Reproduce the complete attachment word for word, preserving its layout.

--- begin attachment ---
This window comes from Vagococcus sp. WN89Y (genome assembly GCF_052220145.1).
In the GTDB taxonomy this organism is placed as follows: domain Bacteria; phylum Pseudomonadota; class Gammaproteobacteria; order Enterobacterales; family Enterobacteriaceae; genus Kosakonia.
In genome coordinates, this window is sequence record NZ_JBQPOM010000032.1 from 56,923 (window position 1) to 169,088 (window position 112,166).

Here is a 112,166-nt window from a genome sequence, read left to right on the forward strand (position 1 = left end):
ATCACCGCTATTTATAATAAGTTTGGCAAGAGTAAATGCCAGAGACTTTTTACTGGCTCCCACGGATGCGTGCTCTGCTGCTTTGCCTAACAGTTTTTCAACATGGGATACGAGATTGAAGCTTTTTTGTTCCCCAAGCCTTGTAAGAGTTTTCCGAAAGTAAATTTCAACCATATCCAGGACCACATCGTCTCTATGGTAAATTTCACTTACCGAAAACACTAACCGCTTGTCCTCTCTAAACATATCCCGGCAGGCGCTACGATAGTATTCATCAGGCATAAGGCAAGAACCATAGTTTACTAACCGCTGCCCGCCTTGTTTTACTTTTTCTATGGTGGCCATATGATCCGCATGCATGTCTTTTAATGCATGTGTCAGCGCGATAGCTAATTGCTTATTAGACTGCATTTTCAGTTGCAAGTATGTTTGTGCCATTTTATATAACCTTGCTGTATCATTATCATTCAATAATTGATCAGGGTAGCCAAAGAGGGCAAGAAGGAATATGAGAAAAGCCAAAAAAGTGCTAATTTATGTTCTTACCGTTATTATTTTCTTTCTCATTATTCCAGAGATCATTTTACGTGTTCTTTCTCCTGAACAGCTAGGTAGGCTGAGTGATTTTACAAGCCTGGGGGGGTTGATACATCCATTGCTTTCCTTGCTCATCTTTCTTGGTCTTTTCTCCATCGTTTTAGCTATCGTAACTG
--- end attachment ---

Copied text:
This window comes from Vagococcus sp. WN89Y (genome assembly GCF_052220145.1).
In the GTDB taxonomy this organism is placed as follows: domain Bacteria; phylum Pseudomonadota; class Gammaproteobacteria; order Enterobacterales; family Enterobacteriaceae; genus Kosakonia.
In genome coordinates, this window is sequence record NZ_JBQPOM010000032.1 from 56,923 (window position 1) to 169,088 (window position 112,166).

Here is a 112,166-nt window from a genome sequence, read left to right on the forward strand (position 1 = left end):
ATCACCGCTATTTATAATAAGTTTGGCAAGAGTAAATGCCAGAGACTTTTTACTGGCTCCCACGGATGCGTGCTCTGCTGCTTTGCCTAACAGTTTTTCAACATGGGATACGAGATTGAAGCTTTTTTGTTCCCCAAGCCTTGTAAGAGTTTTCCGAAAGTAAATTTCAACCATATCCAGGACCACATCGTCTCTATGGTAAATTTCACTTACCGAAAACACTAACCGCTTGTCCTCTCTAAACATATCCCGGCAGGCGCTACGATAGTATTCATCAGGCATAAGGCAAGAACCATAGTTTACTAACCGCTGCCCGCCTTGTTTTACTTTTTCTATGGTGGCCATATGATCCGCATGCATGTCTTTTAATGCATGTGTCAGCGCGATAGCTAATTGCTTATTAGACTGCATTTTCAGTTGCAAGTATGTTTGTGCCATTTTATATAACCTTGCTGTATCATTATCATTCAATAATTGATCAGGGTAGCCAAAGAGGGCAAGAAGGAATATGAGAAAAGCCAAAAAAGTGCTAATTTATGTTCTTACCGTTATTATTTTCTTTCTCATTATTCCAGAGATCATTTTACGTGTTCTTTCTCCTGAACAGCTAGGTAGGCTGAGTGATTTTACAAGCCTGGGGGGGTTGATACATCCATTGCTTTCCTTGCTCATCTTTCTTGGTCTTTTCTCCATCGTTTTAGCTATCGTAACTG